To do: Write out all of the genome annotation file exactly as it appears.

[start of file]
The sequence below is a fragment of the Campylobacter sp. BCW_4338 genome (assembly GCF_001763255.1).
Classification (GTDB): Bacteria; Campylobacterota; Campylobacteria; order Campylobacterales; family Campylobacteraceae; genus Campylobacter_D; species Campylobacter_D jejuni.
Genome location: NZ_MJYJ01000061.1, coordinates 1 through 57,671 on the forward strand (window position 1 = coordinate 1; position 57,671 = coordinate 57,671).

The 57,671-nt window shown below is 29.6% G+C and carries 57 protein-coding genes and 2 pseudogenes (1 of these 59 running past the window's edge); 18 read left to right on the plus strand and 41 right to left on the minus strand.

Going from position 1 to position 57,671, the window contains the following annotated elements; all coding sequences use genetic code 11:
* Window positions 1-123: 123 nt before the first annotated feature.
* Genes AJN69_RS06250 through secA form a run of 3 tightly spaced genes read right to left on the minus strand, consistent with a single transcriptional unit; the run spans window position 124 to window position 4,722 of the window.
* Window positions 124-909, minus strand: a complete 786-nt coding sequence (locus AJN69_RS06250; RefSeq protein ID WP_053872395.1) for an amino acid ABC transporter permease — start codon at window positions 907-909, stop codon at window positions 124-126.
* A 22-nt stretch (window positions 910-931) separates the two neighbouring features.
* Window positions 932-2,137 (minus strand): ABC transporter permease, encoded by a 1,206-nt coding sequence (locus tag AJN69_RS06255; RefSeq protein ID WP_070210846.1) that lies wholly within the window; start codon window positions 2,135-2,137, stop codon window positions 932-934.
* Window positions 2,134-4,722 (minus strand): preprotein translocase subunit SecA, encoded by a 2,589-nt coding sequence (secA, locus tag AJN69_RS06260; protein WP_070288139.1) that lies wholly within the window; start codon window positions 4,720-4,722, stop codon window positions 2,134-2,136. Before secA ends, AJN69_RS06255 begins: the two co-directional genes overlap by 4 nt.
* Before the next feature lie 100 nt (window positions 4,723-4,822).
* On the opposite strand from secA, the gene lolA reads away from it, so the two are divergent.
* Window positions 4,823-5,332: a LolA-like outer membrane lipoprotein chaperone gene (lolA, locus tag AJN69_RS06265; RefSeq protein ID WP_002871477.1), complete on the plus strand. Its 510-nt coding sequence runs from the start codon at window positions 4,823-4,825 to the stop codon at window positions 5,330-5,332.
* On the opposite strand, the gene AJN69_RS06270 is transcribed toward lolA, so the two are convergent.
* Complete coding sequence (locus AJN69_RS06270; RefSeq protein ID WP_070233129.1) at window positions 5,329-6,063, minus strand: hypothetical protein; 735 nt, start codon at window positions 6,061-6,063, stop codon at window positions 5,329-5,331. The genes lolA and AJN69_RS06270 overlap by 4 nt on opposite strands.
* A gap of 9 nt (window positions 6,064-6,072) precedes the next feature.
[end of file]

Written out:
The sequence below is a fragment of the Campylobacter sp. BCW_4338 genome (assembly GCF_001763255.1).
Classification (GTDB): Bacteria; Campylobacterota; Campylobacteria; order Campylobacterales; family Campylobacteraceae; genus Campylobacter_D; species Campylobacter_D jejuni.
Genome location: NZ_MJYJ01000061.1, coordinates 1 through 57,671 on the forward strand (window position 1 = coordinate 1; position 57,671 = coordinate 57,671).

The 57,671-nt window shown below is 29.6% G+C and carries 57 protein-coding genes and 2 pseudogenes (1 of these 59 running past the window's edge); 18 read left to right on the plus strand and 41 right to left on the minus strand.

Going from position 1 to position 57,671, the window contains the following annotated elements; all coding sequences use genetic code 11:
* Window positions 1-123: 123 nt before the first annotated feature.
* Genes AJN69_RS06250 through secA form a run of 3 tightly spaced genes read right to left on the minus strand, consistent with a single transcriptional unit; the run spans window position 124 to window position 4,722 of the window.
* Window positions 124-909, minus strand: a complete 786-nt coding sequence (locus AJN69_RS06250; RefSeq protein ID WP_053872395.1) for an amino acid ABC transporter permease — start codon at window positions 907-909, stop codon at window positions 124-126.
* A 22-nt stretch (window positions 910-931) separates the two neighbouring features.
* Window positions 932-2,137 (minus strand): ABC transporter permease, encoded by a 1,206-nt coding sequence (locus tag AJN69_RS06255; RefSeq protein ID WP_070210846.1) that lies wholly within the window; start codon window positions 2,135-2,137, stop codon window positions 932-934.
* Window positions 2,134-4,722 (minus strand): preprotein translocase subunit SecA, encoded by a 2,589-nt coding sequence (secA, locus tag AJN69_RS06260; protein WP_070288139.1) that lies wholly within the window; start codon window positions 4,720-4,722, stop codon window positions 2,134-2,136. Before secA ends, AJN69_RS06255 begins: the two co-directional genes overlap by 4 nt.
* Before the next feature lie 100 nt (window positions 4,723-4,822).
* On the opposite strand from secA, the gene lolA reads away from it, so the two are divergent.
* Window positions 4,823-5,332: a LolA-like outer membrane lipoprotein chaperone gene (lolA, locus tag AJN69_RS06265; RefSeq protein ID WP_002871477.1), complete on the plus strand. Its 510-nt coding sequence runs from the start codon at window positions 4,823-4,825 to the stop codon at window positions 5,330-5,332.
* On the opposite strand, the gene AJN69_RS06270 is transcribed toward lolA, so the two are convergent.
* Complete coding sequence (locus AJN69_RS06270; RefSeq protein ID WP_070233129.1) at window positions 5,329-6,063, minus strand: hypothetical protein; 735 nt, start codon at window positions 6,061-6,063, stop codon at window positions 5,329-5,331. The genes lolA and AJN69_RS06270 overlap by 4 nt on opposite strands.
* A gap of 9 nt (window positions 6,064-6,072) precedes the next feature.